This is limited time sneak peak for free subscribers of Riptide, my third Sam McRae mystery.
Once I’d escaped from the dark confines of the plant, I ripped the mask off and gulped air.
“Jesus.” I leaned over at the waist and planted a hand on each knee, trying to regain my bearings.
I could feel Amber approach from behind.
“That was … even worse than I imagined.”
“Yeah. It is kind of gross.”
I took a last deep breath and managed to straighten up. “I’m sorry. I feel like such a …” I struggled to say the word. The one I had in mind was “wuss.”
“Don’t worry about it. Honestly. You aren’t the only one to react this way.”
She nodded. “I’ve brought other aspiring legal interns here. They come with the best of intentions and lots of glowing hopes of doing the right thing.”
“I’ll bet.” I thought of my own initiation into the world of the public defender so many years ago. What a bright-eyed naïve little person I’d been, even after spending part of a hard childhood in Bed-Stuy.
She grinned. “Hey, you made it to the electric stunner. Some can’t even make it through the door.”
Her warmth and support emboldened me. I managed a smile. “I guess that makes me a Rambo by comparison.”
Despite her assurances, I was rethinking the visit. Desperation had prompted it, but I wasn’t sure how much I could gain from it. However, while I was there, I asked Amber if I could speak to one or two of the workers.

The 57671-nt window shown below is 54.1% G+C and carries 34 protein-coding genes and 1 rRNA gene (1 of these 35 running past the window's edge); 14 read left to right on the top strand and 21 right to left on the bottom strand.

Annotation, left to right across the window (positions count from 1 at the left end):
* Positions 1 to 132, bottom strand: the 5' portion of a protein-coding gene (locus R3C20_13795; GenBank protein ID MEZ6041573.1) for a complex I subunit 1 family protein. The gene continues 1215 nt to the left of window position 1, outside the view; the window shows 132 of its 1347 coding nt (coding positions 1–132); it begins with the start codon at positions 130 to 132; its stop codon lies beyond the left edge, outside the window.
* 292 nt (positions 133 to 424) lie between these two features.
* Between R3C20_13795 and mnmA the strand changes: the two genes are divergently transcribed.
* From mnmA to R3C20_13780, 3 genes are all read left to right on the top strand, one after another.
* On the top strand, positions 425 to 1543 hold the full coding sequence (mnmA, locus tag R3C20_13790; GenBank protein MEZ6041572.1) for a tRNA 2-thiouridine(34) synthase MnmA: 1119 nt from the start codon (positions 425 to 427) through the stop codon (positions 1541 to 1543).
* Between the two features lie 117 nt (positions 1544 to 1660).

As Manuel wandered by, Amber caught his attention and communicated my thoughts. She spoke much better Spanish than I, though she still stumbled over a few words now and then. Manuel nodded and hustled off.
“He’s going to look for a couple of workers,” she said. “I can probably translate most of what they say.”
* * *
A short brown-skinned woman with luminous dark eyes and raven hair approached me cautiously—the way a wild stallion might approach a horse trainer. Manuel had a hand on her shoulder. It almost looked like he was herding her toward me.
Manuel introduced the woman as Conchita Ruiz and launched into rapid Spanish patter. “He’s telling her your name and that you’re not a cop or immigration,” Amber explained.
I nodded. Conchita’s face relaxed, but only a little.
“Hola, Conchita,” I said, trying to sound friendly. “Where are you from? What country?”
I waited while Amber translated. Conchita responded with a few quick words that flew by me, but I picked up the word “Honduras.”
“She says hello, it’s nice to meet you, and she’s from Honduras,” Amber said.
I nodded and smiled. Well, at least I understood one word.
“Conchita, how did you get here?”
Amber translated my question. Conchita’s face froze. For a moment, I thought she’d bolt.
Amber said a few more words in a reassuring tone. Conchita seemed somewhat, if not entirely, appeased. She spit out a whole slew of words I had no hope of understanding. Amber nodded, interrupting now and then, as if for clarification. When they’d finished their exchange, Amber turned to me.
“She says she came here by train, paid for by relatives. I asked which connecting bus line brought her here, because you know there aren’t any train stations on the Eastern Shore. She claimed she couldn’t remember.” Amber paused and added. “Frankly, I think she’s lying. If I had to guess, she was probably brought here in the back of a panel truck. With a whole lot of other immigrant workers.”
“So, she’s probably illegal.”
Amber looked somber. “I’d put money on it.”
This came under the heading of interesting information. If Billy Ray were in charge of hiring plant workers, he’d have to know many of them were illegal immigrants. Possibly even arranged for them to be brought in.